A Year to Solve the Climate Problem

A Year to Solve the Climate Problem For the last five years, the American Meteorological Society (AMS) and the University Corporation for Atmospheric Research (UCAR) have teamed up to sponsor a member of our community for a year's work in the U.S. Congress. As the 2005/06 AMS-UCAR Congressional Science Fellow, I chose to work on climate policy in the U.S. Senate. I witnessed the following three major obstacles to legislation intended to protect the climate system: 1) there is a persistent gap in understanding between policy makers and the research community, 2) there is a small group of powerful interests that will experience the costs of climate policy acutely while many of the benefits of climate policy will be distributed diffusely among members of society, and 3) there is concernlegitimate and misplacedover the economic consequences of unilateral U.S. action and the genuine need for international cooperation. The scientific community can help solve these problems. The Congressional Science Fellowship program, for example, provides a valuable opportunity for scientists to actively engage in the policy process and to help reduce the gap in understanding between the research and policy communities. During my year, I focused on developing powerful incentives to encourage international cooperation and provisions to ease acute distributional impacts that could arise from reducing greenhouse gas emissions. Based on my time in Congress and despite remaining political and technological hurdles, I conclude that we have the capacity to enact legislation that begins reducing our greenhouse gas emissions. http://www.deepdyve.com/assets/images/DeepDyve-Logo-lg.png Bulletin of the American Meteorological Society American Meteorological Society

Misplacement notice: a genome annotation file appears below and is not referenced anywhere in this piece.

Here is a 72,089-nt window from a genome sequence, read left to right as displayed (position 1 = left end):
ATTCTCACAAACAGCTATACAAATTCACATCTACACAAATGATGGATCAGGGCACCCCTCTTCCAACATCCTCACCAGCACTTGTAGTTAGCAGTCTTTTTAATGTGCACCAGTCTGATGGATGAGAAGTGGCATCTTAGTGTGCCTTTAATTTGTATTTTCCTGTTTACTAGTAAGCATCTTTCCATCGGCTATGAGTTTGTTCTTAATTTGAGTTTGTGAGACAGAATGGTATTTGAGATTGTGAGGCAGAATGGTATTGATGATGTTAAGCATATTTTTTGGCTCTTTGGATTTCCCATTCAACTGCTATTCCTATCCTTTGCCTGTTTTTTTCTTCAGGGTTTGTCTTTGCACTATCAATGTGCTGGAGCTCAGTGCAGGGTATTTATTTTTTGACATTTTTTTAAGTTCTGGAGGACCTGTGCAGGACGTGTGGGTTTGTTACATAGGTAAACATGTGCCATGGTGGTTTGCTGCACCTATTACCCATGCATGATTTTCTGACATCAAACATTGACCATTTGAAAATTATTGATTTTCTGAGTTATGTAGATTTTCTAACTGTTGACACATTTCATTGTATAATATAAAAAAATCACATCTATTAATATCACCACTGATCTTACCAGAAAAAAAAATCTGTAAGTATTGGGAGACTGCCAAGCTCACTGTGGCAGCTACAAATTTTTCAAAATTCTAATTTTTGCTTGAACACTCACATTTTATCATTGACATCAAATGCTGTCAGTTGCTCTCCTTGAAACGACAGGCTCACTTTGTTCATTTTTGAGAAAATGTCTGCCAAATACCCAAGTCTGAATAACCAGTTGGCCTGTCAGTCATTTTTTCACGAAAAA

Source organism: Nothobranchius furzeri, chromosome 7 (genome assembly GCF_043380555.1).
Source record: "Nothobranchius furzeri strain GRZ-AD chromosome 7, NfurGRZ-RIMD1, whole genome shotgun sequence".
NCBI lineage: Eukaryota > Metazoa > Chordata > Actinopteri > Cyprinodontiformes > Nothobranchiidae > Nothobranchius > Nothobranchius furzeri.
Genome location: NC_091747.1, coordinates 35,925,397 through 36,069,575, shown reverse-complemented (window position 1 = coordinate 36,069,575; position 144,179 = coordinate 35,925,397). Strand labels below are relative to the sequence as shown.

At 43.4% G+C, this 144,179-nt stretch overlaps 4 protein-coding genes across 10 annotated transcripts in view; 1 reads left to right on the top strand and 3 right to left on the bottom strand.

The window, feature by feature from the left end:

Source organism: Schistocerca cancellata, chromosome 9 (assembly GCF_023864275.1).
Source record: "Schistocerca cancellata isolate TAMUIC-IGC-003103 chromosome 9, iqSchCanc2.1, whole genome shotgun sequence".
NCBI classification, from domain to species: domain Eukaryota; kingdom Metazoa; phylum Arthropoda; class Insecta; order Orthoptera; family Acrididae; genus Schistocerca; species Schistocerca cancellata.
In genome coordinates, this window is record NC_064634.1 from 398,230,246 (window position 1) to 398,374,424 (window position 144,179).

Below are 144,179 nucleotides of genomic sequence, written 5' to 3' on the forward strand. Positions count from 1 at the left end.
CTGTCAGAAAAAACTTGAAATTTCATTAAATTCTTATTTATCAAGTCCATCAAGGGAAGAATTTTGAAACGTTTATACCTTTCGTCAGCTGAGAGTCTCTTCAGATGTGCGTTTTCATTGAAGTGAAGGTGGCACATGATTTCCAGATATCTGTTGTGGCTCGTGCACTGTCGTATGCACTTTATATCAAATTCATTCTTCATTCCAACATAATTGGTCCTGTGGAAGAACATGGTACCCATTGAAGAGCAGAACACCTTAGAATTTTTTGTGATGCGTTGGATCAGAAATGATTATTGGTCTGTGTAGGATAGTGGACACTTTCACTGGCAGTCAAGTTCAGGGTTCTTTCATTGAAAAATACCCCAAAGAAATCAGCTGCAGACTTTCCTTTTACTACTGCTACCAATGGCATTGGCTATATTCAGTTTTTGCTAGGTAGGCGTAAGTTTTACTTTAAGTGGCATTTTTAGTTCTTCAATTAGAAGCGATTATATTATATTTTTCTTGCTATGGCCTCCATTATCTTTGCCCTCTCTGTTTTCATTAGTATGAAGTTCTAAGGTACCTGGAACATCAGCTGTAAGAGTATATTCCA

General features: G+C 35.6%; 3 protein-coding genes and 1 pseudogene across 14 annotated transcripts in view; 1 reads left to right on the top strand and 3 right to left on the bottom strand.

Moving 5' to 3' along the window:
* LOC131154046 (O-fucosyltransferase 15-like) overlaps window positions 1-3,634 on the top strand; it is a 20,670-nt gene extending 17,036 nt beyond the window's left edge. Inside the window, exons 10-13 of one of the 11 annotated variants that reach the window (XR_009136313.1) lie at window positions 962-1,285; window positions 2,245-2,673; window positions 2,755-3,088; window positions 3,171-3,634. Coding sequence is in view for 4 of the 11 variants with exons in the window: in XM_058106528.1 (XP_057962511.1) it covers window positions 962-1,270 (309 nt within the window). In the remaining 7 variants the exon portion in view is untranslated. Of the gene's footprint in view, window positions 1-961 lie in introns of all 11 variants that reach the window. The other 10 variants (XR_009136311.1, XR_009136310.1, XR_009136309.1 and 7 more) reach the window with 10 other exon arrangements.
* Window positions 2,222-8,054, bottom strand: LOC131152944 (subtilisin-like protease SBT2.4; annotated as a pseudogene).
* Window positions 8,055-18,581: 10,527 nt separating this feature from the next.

A Year to Solve the Climate Problem

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Publisher
American Meteorological Society
Copyright
Copyright © American Meteorological Society
ISSN
1520-0477
D.O.I.
10.1175/BAMS-88-8-1181
Publisher site
See Article on Publisher Site

Abstract

For the last five years, the American Meteorological Society (AMS) and the University Corporation for Atmospheric Research (UCAR) have teamed up to sponsor a member of our community for a year's work in the U.S. Congress. As the 2005/06 AMS-UCAR Congressional Science Fellow, I chose to work on climate policy in the U.S. Senate. I witnessed the following three major obstacles to legislation intended to protect the climate system: 1) there is a persistent gap in understanding between policy makers and the research community, 2) there is a small group of powerful interests that will experience the costs of climate policy acutely while many of the benefits of climate policy will be distributed diffusely among members of society, and 3) there is concernlegitimate and misplacedover the economic consequences of unilateral U.S. action and the genuine need for international cooperation. The scientific community can help solve these problems. The Congressional Science Fellowship program, for example, provides a valuable opportunity for scientists to actively engage in the policy process and to help reduce the gap in understanding between the research and policy communities. During my year, I focused on developing powerful incentives to encourage international cooperation and provisions to ease acute distributional impacts that could arise from reducing greenhouse gas emissions. Based on my time in Congress and despite remaining political and technological hurdles, I conclude that we have the capacity to enact legislation that begins reducing our greenhouse gas emissions.

Journal

Bulletin of the American Meteorological SocietyAmerican Meteorological Society

Published: Aug 29, 2007

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